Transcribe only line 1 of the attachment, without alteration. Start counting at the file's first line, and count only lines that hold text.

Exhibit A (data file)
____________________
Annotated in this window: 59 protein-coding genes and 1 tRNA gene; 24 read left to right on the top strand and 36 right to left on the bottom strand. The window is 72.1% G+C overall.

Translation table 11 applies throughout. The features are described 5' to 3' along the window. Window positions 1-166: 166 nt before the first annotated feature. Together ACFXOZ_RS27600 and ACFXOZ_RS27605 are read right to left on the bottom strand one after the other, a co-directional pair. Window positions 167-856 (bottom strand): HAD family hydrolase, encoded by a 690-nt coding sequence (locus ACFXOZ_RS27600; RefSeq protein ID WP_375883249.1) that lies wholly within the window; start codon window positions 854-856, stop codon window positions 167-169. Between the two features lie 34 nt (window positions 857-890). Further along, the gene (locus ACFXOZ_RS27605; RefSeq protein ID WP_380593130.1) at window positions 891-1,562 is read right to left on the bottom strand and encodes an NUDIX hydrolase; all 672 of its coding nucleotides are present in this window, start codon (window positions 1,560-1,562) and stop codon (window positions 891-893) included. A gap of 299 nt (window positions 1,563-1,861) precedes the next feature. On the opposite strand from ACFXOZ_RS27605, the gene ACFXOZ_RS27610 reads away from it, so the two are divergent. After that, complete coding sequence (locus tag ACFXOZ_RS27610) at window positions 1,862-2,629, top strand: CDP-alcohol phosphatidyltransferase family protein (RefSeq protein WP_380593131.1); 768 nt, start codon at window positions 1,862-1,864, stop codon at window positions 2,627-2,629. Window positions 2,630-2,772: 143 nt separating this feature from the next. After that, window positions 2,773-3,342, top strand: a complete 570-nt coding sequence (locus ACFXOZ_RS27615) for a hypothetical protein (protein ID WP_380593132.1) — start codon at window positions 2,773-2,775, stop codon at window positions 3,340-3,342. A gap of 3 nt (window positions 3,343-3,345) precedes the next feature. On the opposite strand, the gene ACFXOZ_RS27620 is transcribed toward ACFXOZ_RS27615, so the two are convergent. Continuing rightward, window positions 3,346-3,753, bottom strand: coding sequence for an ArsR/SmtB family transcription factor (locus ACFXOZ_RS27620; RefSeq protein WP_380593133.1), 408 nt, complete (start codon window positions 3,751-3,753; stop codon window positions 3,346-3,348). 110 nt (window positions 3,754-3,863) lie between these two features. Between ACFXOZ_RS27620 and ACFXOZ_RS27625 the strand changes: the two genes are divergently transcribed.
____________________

Annotated in this window: 59 protein-coding genes and 1 tRNA gene; 24 read left to right on the top strand and 36 right to left on the bottom strand. The window is 72.1% G+C overall.